Evaluation Rule Results

After the rules are executed, you can examine the rule results. Each rendered rule will have a result — either valid or not valid, based on the rule, criteria, and target value(s).

Many times it is useful to filter or extract the failed rules from the ValidationContext. The following code snippet shows how you would extract failed rules that are marked as displayable (i.e., e.rulePolicy.isDisplayable) into a list of ServiceMessage items.


The RulePolicy is the base class for all rule types. The angular-rules-engine contains (2) types of rule implementations:

  1. Simple
  2. Composite.

These rule types form the basis of all rules in the rule engine. The rule engine uses the Composite Design Pattern — click here for more information about this pattern. All rules have the following properties of information.

  • isValid: Use to indicate the status of the rule after evaluation.
  • message: Use to provide a message for failed rules.
  • name: Use to create a name that identifies the specified rule.
  • priority: Use to assign a numeric value to the rule. Rules are sorted by priority and executed in the same sort sequence.
  • result: The output of an executed rule. It contains the result and RulePolicy information.
  • isDisplayable: Use to indicate if the rule result is displayable to the caller. Default value is false. You must explicitly provide a [true] value for this when initializing a new rule.
  • renderType: Currently the only option is RenderType.EvaluateAllRules.
  • severity: Use to indicate the severity (Exception, Warning, or Information) if the rule evaluation is not valid.
  • source: Use to indicate the source or location of the rule.

The following RulePolicy class is the base class for all rules. Each of the default rules also extends either the SimpleRule or the CompositeRule. And each of these classes extends from the RulePolicy class. The allows all rules to have common behavior and execution strategies.


This interface is just infrastructure for the rule engine. It provides the contract that all rules will contain an execute() method - this provides a consistent mechanism to begin the process of all rules that implement this interface.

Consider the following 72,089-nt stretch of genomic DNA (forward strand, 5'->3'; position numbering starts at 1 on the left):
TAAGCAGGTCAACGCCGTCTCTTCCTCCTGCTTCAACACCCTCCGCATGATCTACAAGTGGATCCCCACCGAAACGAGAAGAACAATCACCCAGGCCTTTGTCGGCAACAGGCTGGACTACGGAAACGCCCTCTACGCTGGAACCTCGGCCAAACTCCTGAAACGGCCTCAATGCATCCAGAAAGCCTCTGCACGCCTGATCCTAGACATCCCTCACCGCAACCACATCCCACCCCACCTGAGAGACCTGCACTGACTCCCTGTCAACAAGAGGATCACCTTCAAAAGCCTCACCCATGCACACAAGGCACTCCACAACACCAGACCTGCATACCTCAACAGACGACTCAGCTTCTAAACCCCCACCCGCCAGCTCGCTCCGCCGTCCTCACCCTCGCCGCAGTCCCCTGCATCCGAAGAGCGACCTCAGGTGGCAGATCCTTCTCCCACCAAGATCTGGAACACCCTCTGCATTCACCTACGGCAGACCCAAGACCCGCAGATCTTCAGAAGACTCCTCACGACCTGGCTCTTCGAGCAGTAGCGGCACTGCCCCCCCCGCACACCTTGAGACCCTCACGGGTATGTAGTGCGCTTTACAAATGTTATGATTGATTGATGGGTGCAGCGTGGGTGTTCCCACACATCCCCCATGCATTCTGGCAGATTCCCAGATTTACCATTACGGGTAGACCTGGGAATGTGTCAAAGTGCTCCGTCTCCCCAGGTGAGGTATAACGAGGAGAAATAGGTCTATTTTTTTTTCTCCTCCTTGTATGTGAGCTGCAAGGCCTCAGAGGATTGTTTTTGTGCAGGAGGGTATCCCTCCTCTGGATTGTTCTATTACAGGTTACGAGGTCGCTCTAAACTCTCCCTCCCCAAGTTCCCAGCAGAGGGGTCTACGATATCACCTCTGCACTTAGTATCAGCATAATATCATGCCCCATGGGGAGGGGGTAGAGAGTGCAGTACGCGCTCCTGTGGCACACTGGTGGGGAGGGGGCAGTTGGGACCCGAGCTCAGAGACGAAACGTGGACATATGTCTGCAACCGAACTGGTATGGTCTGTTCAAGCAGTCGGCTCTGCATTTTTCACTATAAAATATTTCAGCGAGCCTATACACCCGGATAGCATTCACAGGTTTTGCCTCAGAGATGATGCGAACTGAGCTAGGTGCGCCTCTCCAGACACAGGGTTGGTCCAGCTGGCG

export interface IRuleComponent {
execute(): RuleResult;


The output of an executed rule is a RuleResult object that contains the rule (rulePolicy), an indicator for the rule's state (isValid), and a message to be used if the rule has failed.

Simple Rules

The main difference between SimpleRule and a CompositeRule is how they are rendered during their execution. A simple rule has a single evaluation with a single result.

The following code is the IsTrue rule. This rule evaluates the target and creates a new RuleResult in the render() method. Basically, the result is based on the evaluation of the target value. This render() method returns a single result. This is much different from a composite rule discussed later that has to return a RuleResult for each rule in a list of rules.

Composite Rules

A composite rule is a rule that contains a list of rules to be evaluated. A rule in this list can be a rule that extends from either SimpleRule or CompositeRule. This allows for a more complex implementation of rules - it is a very powerful pattern. You can have a rule that contains a list of rules, where one of those rules may be a CompositeRule, where one of those rules in the composite rule is a composite side-by-side with other simple and complex rules.

You are creating a rule tree where all rules will have to evaluate to be valid for the container rule to be valid. This pattern allows a developer to create new custom rules and then use those rules with the default rules to orchestrate a rule implementation against a target object or value.

The CompositeRule extends from RulePolicy which has the responsibility of calling render() on each rule. In the case of a composite rule, this method will iterate through the list of rules and call the execute() method of each rule. Then the results are processed to determine if any of the rules failed.

The following shows an implementation of a composite rule. Basically, this rule is using (2) default rules, both of which are also composite rules. All rules within each composite must evaluate to true for this rule to be valid.

The Range rule used in the composite rule above uses (2) simple rules to form the composite. Each rule has to evaluate to true for the entire rule to be valid.


There are lots of details in the implementation of a rule engine. However, remember that you only need to initialize a ValidationContext, add rules, and then call the renderRules() to evaluate the ruleset and provide a list of RuleResult items. It is that simple. Happy rule rendering.

For more information on how this cross-cutting concern library is used within a CLEAN Architecture approach with SOLID principles — please visit